Threat Levelers

By Allison Dolan Premium

You’ve heard the dire warnings: If you don’t seal up your computer tighter than Fort Knox, some nasty virus will attack your hard drive, vaporizing all your scanned documents and downloaded records (or worse — your prized photo of prissy cousin Priscilla taking a nose dive into the macaroni vat last Thanksgiving).

But you’re a genealogist, not a computer geek. An 18th-century Polish parish register you can make sense of; when it comes to security software packaging, you don’t have a prayer. What’s the difference between a plain-vanilla anti-virus program and an Internet security suite? And what the heck is a firewall?

Before you disconnect your modem and swear off all high-risk computer activity (such as actually turning it on), keep reading: Our anti-virus advice will help you slice through the cyberbabble and select the security tools you truly need.

Attack modes

Although viruses get most of the attention, they’re not the only menace to imperil your PC. “Malware” (the term for malicious computer programs) comes in various forms — and understanding the differences can help you protect yourself.

A virus“infects” a computer by latching onto a program or file (such as an e-mail), then spreads as users pass on the tainted file (an e-mail attachment, for instance). Viruses require human intervention to work: They can’t harm your computer until you open or run the infected item. That makes them easier to contain — even if a virus lands on your computer, you can delete it before it does any damage.

Not so for a worm, which is similar to a virus but can copy itself and travel without any help from humans. Heard about “viruses” that send themselves out to everyone in a person’s e-mail address book? Those are technically worms. Trickier still is the Trojan horse, so called because it disguises its true nature by appearing to be a desirable program or file. But unlike its malware cousins, a Trojan horse doesn’t spread or self-replicate. Recently, spyware and adware also have proliferated (see the April 2005 Family Tree Magazine).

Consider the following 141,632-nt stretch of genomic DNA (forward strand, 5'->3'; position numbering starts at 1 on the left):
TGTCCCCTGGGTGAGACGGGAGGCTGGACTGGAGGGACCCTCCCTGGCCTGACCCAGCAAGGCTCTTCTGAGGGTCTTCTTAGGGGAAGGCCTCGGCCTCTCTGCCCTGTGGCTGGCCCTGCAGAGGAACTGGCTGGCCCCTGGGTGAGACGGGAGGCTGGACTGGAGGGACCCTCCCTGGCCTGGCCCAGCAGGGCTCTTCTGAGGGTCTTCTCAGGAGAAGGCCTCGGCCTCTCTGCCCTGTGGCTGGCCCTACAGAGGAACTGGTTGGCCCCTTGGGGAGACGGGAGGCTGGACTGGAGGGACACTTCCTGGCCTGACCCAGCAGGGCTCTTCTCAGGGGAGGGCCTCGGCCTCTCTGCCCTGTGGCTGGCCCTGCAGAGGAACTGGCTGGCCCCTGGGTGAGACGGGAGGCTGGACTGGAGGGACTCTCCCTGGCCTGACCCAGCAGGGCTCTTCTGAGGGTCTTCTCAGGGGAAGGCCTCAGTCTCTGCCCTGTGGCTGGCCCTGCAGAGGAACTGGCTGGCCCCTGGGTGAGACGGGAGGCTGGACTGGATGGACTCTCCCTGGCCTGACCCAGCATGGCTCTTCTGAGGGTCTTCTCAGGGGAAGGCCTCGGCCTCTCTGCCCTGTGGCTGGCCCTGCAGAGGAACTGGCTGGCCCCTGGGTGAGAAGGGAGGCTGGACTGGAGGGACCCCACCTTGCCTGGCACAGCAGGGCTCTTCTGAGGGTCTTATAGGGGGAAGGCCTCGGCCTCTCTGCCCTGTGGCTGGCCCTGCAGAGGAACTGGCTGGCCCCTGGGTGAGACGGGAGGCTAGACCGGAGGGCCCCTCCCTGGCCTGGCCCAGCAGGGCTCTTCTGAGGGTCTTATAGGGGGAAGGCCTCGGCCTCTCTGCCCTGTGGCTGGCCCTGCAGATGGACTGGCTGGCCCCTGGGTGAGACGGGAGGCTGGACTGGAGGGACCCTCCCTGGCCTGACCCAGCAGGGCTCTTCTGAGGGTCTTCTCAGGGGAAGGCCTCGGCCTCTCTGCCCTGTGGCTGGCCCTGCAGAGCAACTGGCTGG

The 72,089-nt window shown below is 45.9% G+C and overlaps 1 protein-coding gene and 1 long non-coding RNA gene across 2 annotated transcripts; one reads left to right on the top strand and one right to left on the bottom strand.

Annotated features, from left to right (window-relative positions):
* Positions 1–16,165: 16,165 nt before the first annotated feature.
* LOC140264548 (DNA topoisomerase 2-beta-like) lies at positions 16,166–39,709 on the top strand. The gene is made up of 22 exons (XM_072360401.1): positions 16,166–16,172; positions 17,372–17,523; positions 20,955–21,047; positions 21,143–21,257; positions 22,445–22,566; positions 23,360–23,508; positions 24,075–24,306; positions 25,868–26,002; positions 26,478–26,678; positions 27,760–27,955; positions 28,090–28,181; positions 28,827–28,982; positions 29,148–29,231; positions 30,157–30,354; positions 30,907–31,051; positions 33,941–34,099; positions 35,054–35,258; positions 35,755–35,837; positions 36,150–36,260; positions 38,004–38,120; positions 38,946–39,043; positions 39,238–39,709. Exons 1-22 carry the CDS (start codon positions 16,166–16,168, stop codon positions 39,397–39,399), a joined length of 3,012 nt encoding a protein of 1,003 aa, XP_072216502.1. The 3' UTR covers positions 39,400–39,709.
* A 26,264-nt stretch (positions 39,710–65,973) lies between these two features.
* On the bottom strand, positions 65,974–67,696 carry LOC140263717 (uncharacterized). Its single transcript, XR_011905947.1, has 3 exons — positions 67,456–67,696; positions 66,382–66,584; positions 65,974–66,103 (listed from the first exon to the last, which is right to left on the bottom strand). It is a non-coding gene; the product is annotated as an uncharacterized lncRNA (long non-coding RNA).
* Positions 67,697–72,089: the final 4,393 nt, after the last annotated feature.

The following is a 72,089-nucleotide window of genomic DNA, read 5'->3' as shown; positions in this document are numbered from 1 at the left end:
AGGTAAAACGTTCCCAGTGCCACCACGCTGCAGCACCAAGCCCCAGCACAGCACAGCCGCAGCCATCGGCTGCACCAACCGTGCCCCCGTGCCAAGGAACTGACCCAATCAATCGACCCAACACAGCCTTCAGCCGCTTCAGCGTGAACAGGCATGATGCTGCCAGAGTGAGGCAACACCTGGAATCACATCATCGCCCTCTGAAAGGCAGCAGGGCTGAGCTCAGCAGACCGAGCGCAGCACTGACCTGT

The effects of malware can vary from annoying (changing your desktop) to devastating (erasing your hard drive or opening your system to hackers). Worse, Windows — the platform used by 70 percent of the population — is notoriously vulnerable. That is, unless you yank away the welcome mat.

Combat gear

Windows users’ best bet is to buy a security suite (see the box above for options), which provides the following protections:

Anti-virus software scans your system for infected files — manually or automatically at times you specify — and helps you eradicate any it detects.

A firewall blocks others from accessing your computer without authorization. The software firewall in a security suite typically protects against common Trojan horses and worms as well as hackers. (If you have broadband or wireless Internet, you also need a hardware firewall — your router probably has one already.)

• Suites also usually provide spam blockers to filter out junk e-mail, privacy controls to limit what Web sites users can surf, and anti-spyware/adware programs.

Safe guards

Getting a security suite is only half the battle: It’s equally important to configure the software properly and keep your definitions current — otherwise, you’ll be susceptible to any new viruses that crop up. Set your software to update at least weekly, and run manual scans whenever a new threat emerges.

Be sure to keep Windows updated, too, since hackers target its security holes. (XP users, if you don’t already have it, download Service Pack 2 from <>. Now.) PC Magazine also advises you to check for chinks in your security armor using the freeware tools at <>; read the magazine’s other recommendations in “Keep Your PC Safe” <,1759,1618645,00.asp>.

In the end, your best defense is to be a smart computer user: Download e-mail attachments and anything from the Web with caution. Unless, of course, they’re incriminating pictures of Priscilla.

Hacked Off

These security suites got high marks in PC Magazine’s lab tests:

BitDefender 9 Internet Security

<>, $64.95

eTrust Internet Security Suite

<>, $69.99

F-Secure Internet Security 2006

<>, $59.95

McAfee Internet Security Suite 2006

<>, $69.99

Norton Internet Security 2006

<>, $69.99

Panda Platinum 2006 Internet Security

<>, $79.95

ZoneAlarm Security Suite 6.0

From the October 2006 issue of Family Tree Magazine.